The Unwanted Gift (And What To Do About It)
It’s that time of year. Christmas lights, family gatherings, mistletoe, Christmas parties, and…. Unwanted Gifts. We all get that uneasy feeling when we unwrap the fruitcake, the ceramic angel fairy, or fringed elbow-padded sweater, and have to pull off our best improv performance.
Where did we even come up with the idea of gift giving at the holidays anyway? In Christian tradition, it was inspired by the presents given to Jesus by the Wise Men. Prior to that, it was done to bring good fortune back to oneself just prior to the New Year – a token of good karma of sorts. And in Jewish customs, it was a benevolent intent of giving money to the poor.
But somehow over time we’ve gone from Frankincense, Gold and Myrrh to Obligation, Consumerism, and Projection. And the joys of wondering what Santa will bring is now “What am I going to be stuck with from the office party?”
Regardless of the occasion, an unwanted gift brings up a lot of anxiety when it comes to decluttering. It can trigger self-worth, lack, guilt, and shame. All of that over a piece of macramé? Yes.
What to do with unwanted gifts is one of the most difficult decisions we face when decluttering. We usually end up doing one of three things: stuff them in a closet and worry about them later, display them reluctantly, or keep them hidden until the gift giver comes to visit.
The excuse we use is that we don’t want to hurt the other person’s feelings. But I’m going to challenge you: It’s actually you avoiding your own feelings.
For most people, receiving is more difficult than giving because it triggers our self-worth. Rarely are we concerned with what people do with gifts we give, just the gifts we receive. When we give a gift, we feel good about it and move on. When we receive a gift, however, it triggers our self-worth, especially if we don’t like it because now our guilt consciousness is also triggered.
Not only was receiving this gift hard, but now I’m wanting to get rid of it. What kind of person am I?
What if she finds out I got rid of it? She’ll think I’m not a good friend. That would be horrible. I am horrible.
He’ll think I’m ungrateful and a selfish person. I probably am ungrateful and selfish.
These are some of the conversations we have with ourselves, consciously or unconsciously. Notice the exact words in the story you tell yourself. It will give you clues to what’s really at the root of your beliefs about yourself, i.e. Ungrateful. Selfish. Not loyal. Horrible.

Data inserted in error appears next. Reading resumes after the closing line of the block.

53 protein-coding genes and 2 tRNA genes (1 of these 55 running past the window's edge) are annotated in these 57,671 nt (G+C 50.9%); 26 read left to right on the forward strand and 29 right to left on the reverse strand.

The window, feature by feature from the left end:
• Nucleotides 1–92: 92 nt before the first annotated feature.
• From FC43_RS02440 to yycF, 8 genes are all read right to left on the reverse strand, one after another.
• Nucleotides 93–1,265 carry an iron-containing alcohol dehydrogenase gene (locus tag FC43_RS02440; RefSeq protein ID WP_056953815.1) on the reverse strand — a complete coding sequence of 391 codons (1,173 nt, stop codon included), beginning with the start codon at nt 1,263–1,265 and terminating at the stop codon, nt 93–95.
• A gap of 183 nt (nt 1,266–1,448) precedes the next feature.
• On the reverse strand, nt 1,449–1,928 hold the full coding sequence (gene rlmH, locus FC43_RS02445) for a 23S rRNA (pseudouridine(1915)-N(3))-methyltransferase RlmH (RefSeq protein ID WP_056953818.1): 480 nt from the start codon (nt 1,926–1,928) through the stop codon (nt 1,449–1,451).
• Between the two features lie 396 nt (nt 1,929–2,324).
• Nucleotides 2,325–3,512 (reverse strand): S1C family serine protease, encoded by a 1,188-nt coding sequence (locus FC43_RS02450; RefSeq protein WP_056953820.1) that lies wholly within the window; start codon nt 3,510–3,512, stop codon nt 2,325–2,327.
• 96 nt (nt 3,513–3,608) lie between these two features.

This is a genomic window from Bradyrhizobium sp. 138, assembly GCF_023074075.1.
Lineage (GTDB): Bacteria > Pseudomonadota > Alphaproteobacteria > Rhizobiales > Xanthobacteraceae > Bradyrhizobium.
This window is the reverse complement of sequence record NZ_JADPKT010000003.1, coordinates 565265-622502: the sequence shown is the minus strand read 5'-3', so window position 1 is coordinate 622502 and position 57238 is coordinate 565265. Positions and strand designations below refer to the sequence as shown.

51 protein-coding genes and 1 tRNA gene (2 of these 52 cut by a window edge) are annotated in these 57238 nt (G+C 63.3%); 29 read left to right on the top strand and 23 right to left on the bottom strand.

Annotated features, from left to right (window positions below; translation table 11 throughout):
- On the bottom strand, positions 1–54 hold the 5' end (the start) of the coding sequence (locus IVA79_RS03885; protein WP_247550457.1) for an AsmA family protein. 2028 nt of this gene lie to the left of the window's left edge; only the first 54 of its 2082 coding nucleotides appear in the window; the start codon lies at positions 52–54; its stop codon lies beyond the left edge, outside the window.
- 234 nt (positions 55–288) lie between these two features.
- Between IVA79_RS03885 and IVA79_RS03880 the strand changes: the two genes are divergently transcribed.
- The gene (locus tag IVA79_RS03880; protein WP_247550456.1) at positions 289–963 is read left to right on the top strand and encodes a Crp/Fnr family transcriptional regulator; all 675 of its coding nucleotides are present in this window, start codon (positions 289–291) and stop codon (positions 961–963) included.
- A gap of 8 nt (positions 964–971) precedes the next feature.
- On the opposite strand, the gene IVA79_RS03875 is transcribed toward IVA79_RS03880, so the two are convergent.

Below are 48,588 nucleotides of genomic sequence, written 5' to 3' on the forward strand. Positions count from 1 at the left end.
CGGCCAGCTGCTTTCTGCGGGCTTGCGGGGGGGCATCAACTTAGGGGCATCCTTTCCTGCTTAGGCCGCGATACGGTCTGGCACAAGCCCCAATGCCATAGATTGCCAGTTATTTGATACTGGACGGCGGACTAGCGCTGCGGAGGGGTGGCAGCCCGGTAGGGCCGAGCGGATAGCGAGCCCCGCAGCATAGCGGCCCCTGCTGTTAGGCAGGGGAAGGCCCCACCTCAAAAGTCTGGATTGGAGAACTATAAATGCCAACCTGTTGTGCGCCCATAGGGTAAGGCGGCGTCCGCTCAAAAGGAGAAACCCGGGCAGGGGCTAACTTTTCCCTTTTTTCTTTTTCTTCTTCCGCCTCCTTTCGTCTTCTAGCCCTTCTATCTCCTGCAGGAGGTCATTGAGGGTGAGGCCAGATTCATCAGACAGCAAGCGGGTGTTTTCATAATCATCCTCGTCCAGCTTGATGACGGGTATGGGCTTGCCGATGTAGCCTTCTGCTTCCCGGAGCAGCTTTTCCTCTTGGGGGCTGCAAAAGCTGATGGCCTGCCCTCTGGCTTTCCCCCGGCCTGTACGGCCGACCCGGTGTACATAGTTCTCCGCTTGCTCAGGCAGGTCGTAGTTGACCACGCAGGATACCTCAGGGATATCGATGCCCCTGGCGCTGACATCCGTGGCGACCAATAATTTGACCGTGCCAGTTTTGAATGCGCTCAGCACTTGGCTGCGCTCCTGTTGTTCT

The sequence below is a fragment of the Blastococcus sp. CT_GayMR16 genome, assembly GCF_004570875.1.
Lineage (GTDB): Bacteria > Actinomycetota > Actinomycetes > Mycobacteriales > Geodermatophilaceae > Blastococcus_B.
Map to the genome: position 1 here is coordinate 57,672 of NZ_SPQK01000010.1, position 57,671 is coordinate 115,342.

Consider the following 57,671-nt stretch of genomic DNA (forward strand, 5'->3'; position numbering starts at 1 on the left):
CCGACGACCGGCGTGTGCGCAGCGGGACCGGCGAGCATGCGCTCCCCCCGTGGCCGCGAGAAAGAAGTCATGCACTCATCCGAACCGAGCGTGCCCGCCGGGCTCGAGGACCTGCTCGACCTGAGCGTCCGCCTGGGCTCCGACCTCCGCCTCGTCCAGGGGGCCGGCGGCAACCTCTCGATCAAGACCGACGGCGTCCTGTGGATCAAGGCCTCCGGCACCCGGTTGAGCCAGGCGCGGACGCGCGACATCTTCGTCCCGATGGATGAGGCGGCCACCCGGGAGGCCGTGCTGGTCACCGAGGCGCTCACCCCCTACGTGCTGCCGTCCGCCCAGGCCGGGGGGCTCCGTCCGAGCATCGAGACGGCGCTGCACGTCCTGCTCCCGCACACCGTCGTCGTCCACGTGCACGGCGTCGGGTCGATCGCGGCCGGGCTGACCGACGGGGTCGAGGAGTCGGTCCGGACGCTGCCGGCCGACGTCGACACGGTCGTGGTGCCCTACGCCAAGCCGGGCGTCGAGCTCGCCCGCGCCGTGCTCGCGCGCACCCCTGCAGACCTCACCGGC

This will also be indicative of underlying emotions within the relationship between the gift giver and gift receiver. Rarely do we have a problem getting rid of a gift from someone where there’s no karma at play.
When self-worth wounds are triggered, a domino effect of boundary issues in our life begins. Having items in our home that we don’t like or want represents a boundary we’ve allowed to be crossed.
Most of us grew up with our boundaries or preferences violated, and thus this feels familiar. What our parents provided for us was our definition of being taken care of and therefore what we perceived as love. We got used to others’ preferences being imposed upon us. Resisting them led to shame so we learned to give in and put a smile on our face. You may have heard language like, “You need to be grateful for what you get” or “Beggars can’t be choosers” or “Tell Grandma how much you love the gift.”
So what to do with these items? Stuffing them in the closet is the same as stuffing guilt. At the same time, displaying an unwanted item is a boundary crossing. The only answer is to get rid of unwanted gifts.
If this feels too extreme right away, then pledge to keep the item for one year and then give it away in a manner that feels honoring to the item and the person.
Be mindful of what gifts you give people and if you have expectations or conditions with which you are giving the gift. Give gifts you think the person truly wants, not what you want for them. Be nonattached from there. Give unconditionally.
If you’re unsure what someone wants, then give an intangible gift such as a service, an experience, something consumable, or a gift card. Or there’s always the reliable Frankincense, Gold or Myrrh.
Excerpts from Clutter Intervention: How Your Stuff is Keeping You Stuck (Llewellyn 2018) by Tisha Morris